On Black and White Photos

A regular reader of this site posted a comment today to one of the black and white photos I posted recently:

Some years ago, a semi-professional photographer friend sent me some of his black and white photos. I casually dismissed them as being uninteresting because of the lack of color. However, slowly I’ve learned to appreciate when black and white brings out characteristics that are hidden by color. These two shots of the same scene are to me a great example of this. My reaction to the color photo is “interesting tree, nice scenery.” But with the black and white, I can admire the contrast between the bright white of the clouds and the dark shades of the foreground tree and the background greenery, and the contrasts in the foreground grass…

I recall Jean-Luc Godard being interviewed about one of his films many years ago. He was asked why he had shot it in black and white. He replied (to the best of my recollection): “Life is in color. But reality is in black and white.” (La vie est en couleur. Mais la réalité est en noir et blanc.”)

Black and white photography has a long history, mainly due to the fact that black and white film was invented long before color film. You would have thought that when color film became the norm that everyone would have abandoned the more limited black and white; but they didn’t. In fact, black and white photos are immensely popular. Can you imagine Ansel Adams’ contrast-rich pictures of the great American landscapes in color? Or Robert Capa’s war photos in Kodachrome?

It’s an acquired taste, to be sure, and I fully respect anyone who approaches black and white photos in the manner that my reader did at first. But when you take the time to look closely at a good black and white photo, you may actually see more than you would in color. As the comment says, the color shot looks “interesting” and “nice,” whereas the black and white brings out things he didn’t expect to see.

Look at this photo that I shot in the seaside town of Bournemouth in early May. In color, this would be drab, boring, almost like a faded snapshot. (In fact, that’s what the original looks like.) But in black and white, it brings out the starkness of the off-season period, and the strong lines in the picture leading from the pier to the ferris wheel. The leaden sky muted all the colors in the landscape, and as I look at the color original now, it looks incredibly uninteresting.

Black and white photos work well for certain types of scenes: those with strong lines, sharp contrasts, geometric figures. Look at this photo that I shot yesterday, which, in my opinion, only works in black and white, because of the high contrast and strong lines. But black and white also works very well for shots with subtle palettes of grays. It all depends on what you want a photo to express.

Black and white is a form of trickery; but any photo is trickery. You’re reducing a view of the world to what fits within the four corners you’ve selected, removing all its context, highlighting something you have chosen above the rest of what you have seen. It’s a choice, like every other photographic choice. Sometimes it’s the right choice, sometimes it’s not.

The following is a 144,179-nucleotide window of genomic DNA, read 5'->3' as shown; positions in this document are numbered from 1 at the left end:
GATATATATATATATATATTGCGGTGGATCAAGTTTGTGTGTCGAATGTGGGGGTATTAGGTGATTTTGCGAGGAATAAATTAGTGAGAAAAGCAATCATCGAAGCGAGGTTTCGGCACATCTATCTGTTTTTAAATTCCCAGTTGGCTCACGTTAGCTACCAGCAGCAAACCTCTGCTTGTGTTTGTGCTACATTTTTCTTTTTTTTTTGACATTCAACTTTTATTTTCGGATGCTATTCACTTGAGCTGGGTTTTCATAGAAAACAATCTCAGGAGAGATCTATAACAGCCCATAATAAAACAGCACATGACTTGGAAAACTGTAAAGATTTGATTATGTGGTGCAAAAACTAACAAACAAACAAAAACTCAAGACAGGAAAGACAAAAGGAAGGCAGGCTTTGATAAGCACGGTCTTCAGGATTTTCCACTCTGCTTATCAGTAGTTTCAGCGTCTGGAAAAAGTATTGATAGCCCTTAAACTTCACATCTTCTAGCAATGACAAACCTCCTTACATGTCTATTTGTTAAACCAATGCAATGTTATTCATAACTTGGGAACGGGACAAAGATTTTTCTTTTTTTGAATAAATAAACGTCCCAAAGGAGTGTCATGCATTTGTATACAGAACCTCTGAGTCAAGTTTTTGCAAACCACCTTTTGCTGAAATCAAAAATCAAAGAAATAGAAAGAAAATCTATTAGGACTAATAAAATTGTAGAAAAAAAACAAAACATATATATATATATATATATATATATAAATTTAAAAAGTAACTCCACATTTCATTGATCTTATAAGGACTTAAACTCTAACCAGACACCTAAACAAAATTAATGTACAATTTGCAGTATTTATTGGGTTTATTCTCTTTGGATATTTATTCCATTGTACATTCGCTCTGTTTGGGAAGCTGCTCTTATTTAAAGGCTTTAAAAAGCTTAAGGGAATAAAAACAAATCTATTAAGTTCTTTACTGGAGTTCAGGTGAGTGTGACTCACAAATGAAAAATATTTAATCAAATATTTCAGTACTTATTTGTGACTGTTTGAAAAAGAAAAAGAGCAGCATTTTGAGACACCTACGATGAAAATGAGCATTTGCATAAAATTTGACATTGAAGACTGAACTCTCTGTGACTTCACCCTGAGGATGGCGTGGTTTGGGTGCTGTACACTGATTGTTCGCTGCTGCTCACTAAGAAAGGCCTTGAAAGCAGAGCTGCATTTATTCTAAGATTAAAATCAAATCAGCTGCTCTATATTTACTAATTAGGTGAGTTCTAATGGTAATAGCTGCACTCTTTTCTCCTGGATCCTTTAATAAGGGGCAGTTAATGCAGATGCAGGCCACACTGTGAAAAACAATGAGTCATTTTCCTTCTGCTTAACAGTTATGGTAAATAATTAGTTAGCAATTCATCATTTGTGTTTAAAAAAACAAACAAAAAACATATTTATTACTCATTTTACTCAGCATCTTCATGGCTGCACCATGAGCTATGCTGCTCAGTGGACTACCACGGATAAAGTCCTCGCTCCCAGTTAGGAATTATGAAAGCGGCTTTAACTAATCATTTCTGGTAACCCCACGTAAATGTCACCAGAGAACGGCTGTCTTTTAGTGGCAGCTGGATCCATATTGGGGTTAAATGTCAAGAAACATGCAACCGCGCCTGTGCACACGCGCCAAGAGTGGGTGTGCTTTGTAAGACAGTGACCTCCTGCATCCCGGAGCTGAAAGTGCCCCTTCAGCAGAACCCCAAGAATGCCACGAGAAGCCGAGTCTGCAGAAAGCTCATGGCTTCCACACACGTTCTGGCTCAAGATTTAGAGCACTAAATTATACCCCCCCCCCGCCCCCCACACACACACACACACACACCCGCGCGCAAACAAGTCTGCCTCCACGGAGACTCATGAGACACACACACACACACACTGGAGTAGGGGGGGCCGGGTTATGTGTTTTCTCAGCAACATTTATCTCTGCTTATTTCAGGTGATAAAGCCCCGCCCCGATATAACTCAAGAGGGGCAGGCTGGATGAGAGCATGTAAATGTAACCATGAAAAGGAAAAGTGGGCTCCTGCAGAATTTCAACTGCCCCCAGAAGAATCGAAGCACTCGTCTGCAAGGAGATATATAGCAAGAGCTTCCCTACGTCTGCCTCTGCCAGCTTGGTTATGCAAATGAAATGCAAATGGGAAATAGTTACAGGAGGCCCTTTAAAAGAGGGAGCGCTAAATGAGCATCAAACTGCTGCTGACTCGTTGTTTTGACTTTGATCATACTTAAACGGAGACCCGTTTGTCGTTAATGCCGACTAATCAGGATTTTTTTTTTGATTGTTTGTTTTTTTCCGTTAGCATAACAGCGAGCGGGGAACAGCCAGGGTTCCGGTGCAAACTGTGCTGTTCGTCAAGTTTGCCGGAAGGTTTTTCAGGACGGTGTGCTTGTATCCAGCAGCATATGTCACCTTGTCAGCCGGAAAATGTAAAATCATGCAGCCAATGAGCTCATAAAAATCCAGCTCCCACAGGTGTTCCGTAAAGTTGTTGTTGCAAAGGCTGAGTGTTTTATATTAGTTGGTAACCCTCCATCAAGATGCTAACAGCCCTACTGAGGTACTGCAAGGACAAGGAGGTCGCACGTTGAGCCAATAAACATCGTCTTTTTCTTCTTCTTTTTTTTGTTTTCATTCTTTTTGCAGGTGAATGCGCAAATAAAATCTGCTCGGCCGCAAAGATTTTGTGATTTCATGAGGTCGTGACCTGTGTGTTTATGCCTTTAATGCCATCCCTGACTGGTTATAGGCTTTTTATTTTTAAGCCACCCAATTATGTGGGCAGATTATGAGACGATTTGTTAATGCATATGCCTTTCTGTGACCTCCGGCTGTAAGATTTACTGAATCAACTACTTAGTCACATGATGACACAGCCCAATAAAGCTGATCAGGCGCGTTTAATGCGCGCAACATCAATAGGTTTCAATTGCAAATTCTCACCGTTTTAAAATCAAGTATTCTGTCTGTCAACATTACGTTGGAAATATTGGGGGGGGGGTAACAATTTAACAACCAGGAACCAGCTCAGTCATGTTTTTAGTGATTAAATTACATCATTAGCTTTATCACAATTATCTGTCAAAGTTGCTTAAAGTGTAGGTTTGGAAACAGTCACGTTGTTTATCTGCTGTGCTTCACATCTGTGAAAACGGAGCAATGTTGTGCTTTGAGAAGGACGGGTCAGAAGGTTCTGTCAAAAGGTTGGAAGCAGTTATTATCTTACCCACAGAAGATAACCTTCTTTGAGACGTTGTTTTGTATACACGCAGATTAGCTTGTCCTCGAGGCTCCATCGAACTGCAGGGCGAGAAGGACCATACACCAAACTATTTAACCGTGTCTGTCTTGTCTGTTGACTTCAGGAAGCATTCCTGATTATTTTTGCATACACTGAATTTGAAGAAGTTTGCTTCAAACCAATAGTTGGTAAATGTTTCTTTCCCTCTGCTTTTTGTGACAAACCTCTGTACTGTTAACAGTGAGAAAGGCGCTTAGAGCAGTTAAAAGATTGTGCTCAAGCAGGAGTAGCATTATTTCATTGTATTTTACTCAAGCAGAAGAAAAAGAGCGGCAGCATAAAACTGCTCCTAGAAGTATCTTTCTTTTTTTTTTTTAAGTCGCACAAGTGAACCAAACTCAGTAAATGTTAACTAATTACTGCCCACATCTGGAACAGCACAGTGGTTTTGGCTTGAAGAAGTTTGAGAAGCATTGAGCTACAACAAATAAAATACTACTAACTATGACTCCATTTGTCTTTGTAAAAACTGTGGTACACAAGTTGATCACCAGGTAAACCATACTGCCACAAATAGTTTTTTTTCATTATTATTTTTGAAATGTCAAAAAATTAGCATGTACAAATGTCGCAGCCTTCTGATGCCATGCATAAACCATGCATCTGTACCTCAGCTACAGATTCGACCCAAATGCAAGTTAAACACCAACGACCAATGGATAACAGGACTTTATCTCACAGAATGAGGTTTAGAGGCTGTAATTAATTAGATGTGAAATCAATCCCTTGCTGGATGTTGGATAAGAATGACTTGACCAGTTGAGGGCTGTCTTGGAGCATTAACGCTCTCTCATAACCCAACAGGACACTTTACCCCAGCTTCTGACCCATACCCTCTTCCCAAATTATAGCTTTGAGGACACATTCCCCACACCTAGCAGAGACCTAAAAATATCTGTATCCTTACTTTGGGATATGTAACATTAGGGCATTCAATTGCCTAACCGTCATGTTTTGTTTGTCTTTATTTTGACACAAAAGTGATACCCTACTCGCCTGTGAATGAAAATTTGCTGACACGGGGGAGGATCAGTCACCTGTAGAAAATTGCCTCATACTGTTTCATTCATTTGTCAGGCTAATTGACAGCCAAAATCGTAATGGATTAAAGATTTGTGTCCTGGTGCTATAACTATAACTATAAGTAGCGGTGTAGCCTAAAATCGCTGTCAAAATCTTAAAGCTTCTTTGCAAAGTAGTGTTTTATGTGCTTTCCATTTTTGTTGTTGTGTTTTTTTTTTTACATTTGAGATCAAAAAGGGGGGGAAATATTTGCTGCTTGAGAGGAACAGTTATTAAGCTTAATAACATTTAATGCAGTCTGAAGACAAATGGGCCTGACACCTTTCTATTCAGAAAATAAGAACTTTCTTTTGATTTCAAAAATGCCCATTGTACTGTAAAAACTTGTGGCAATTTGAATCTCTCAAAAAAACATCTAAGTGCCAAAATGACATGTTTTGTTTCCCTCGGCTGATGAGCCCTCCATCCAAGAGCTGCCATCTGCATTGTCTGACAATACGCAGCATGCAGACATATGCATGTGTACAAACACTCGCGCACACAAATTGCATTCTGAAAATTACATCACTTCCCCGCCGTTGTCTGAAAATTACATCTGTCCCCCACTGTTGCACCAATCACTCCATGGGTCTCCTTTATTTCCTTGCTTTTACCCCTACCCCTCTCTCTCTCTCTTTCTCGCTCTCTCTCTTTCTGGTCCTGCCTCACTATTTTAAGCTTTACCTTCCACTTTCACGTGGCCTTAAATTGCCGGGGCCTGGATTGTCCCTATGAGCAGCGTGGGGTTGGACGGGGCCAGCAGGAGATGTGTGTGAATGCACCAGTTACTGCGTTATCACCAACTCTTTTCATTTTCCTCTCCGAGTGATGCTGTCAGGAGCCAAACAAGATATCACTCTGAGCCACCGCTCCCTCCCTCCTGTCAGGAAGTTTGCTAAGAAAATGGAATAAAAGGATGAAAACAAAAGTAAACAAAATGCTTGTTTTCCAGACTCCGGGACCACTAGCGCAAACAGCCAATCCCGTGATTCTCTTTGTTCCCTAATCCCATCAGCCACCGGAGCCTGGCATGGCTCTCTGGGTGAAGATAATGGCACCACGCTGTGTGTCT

If you’re interested, you can see a selection of my black and white photos on 500px.

6 thoughts on “On Black and White Photos

  1. “Black and white photography has a long history, mainly due to the fact that black and white film was invented long before color film.”

    Ack! Ack! Ack!

    “Black and white photography has a long history, because the first photographic processes were limited to recording only the image’s brightness, not its hue.”

    And they weren’t “film”!

    There are stories that early Daguerreotypes produced a full-color image that turned to B&W after it was fixed. The theory is that the extreme thinness of the Daguerreotype’s silver-halide layer created a Lippmann plate. I have my doubts about this (primarily because early photo processes weren’t panchromatic), but you can see a full-color Lippmann photo here…

    https://en.wikipedia.org/wiki/Lippmann_plate

    He got the 1908 Nobel physics prize for this.

  2. “Black and white photography has a long history, mainly due to the fact that black and white film was invented long before color film.”

    Ack! Ack! Ack!

    “Black and white photography has a long history, because the first photographic processes were limited to recording only the image’s brightness, not its hue.”

    And they weren’t “film”!

    There are stories that early Daguerreotypes produced a full-color image that turned to B&W after it was fixed. The theory is that the extreme thinness of the Daguerreotype’s silver-halide layer created a Lippmann plate. I have my doubts about this (primarily because early photo processes weren’t panchromatic), but you can see a full-color Lippmann photo here…

    https://en.wikipedia.org/wiki/Lippmann_plate

    He got the 1908 Nobel physics prize for this.

  3. A very strong example of the difference B&W can make is if it is applied to traditionally colourful subjects. B&W photos of India, say, or Cuba, render a very different perception of what the place is like and what is [really] going on. Much according to Goddard’s statement that you quote “reality is in black and white”. The Salgado example linked above is another case in point.

  4. A very strong example of the difference B&W can make is if it is applied to traditionally colourful subjects. B&W photos of India, say, or Cuba, render a very different perception of what the place is like and what is [really] going on. Much according to Goddard’s statement that you quote “reality is in black and white”. The Salgado example linked above is another case in point.

Leave a Reply to William Sommerwerck Cancel reply

This site uses Akismet to reduce spam. Learn how your comment data is processed.